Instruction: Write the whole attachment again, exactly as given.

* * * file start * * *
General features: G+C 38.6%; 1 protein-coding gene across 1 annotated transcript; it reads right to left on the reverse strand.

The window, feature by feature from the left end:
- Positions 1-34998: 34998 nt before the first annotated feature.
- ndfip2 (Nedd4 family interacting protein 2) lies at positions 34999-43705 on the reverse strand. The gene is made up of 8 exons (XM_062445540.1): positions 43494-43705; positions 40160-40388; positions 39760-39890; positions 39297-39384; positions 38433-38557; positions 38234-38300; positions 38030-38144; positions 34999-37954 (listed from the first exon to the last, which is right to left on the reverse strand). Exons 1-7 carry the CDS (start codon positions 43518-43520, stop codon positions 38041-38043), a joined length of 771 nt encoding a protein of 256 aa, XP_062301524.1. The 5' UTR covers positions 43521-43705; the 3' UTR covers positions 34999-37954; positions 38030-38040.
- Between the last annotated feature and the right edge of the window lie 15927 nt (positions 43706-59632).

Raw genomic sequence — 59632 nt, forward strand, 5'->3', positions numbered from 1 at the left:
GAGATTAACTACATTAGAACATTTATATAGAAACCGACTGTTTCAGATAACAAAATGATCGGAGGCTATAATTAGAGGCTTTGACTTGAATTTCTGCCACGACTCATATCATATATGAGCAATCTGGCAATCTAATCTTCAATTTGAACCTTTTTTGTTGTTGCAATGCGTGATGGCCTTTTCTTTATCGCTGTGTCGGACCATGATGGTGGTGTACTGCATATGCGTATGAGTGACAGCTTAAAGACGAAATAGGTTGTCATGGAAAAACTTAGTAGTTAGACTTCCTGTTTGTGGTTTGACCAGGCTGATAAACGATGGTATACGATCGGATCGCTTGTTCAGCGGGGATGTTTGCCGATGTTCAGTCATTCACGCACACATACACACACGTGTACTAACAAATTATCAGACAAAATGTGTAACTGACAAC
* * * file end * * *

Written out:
General features: G+C 38.6%; 1 protein-coding gene across 1 annotated transcript; it reads right to left on the reverse strand.

The window, feature by feature from the left end:
- Positions 1-34998: 34998 nt before the first annotated feature.
- ndfip2 (Nedd4 family interacting protein 2) lies at positions 34999-43705 on the reverse strand. The gene is made up of 8 exons (XM_062445540.1): positions 43494-43705; positions 40160-40388; positions 39760-39890; positions 39297-39384; positions 38433-38557; positions 38234-38300; positions 38030-38144; positions 34999-37954 (listed from the first exon to the last, which is right to left on the reverse strand). Exons 1-7 carry the CDS (start codon positions 43518-43520, stop codon positions 38041-38043), a joined length of 771 nt encoding a protein of 256 aa, XP_062301524.1. The 5' UTR covers positions 43521-43705; the 3' UTR covers positions 34999-37954; positions 38030-38040.
- Between the last annotated feature and the right edge of the window lie 15927 nt (positions 43706-59632).

Raw genomic sequence — 59632 nt, forward strand, 5'->3', positions numbered from 1 at the left:
GAGATTAACTACATTAGAACATTTATATAGAAACCGACTGTTTCAGATAACAAAATGATCGGAGGCTATAATTAGAGGCTTTGACTTGAATTTCTGCCACGACTCATATCATATATGAGCAATCTGGCAATCTAATCTTCAATTTGAACCTTTTTTGTTGTTGCAATGCGTGATGGCCTTTTCTTTATCGCTGTGTCGGACCATGATGGTGGTGTACTGCATATGCGTATGAGTGACAGCTTAAAGACGAAATAGGTTGTCATGGAAAAACTTAGTAGTTAGACTTCCTGTTTGTGGTTTGACCAGGCTGATAAACGATGGTATACGATCGGATCGCTTGTTCAGCGGGGATGTTTGCCGATGTTCAGTCATTCACGCACACATACACACACGTGTACTAACAAATTATCAGACAAAATGTGTAACTGACAAC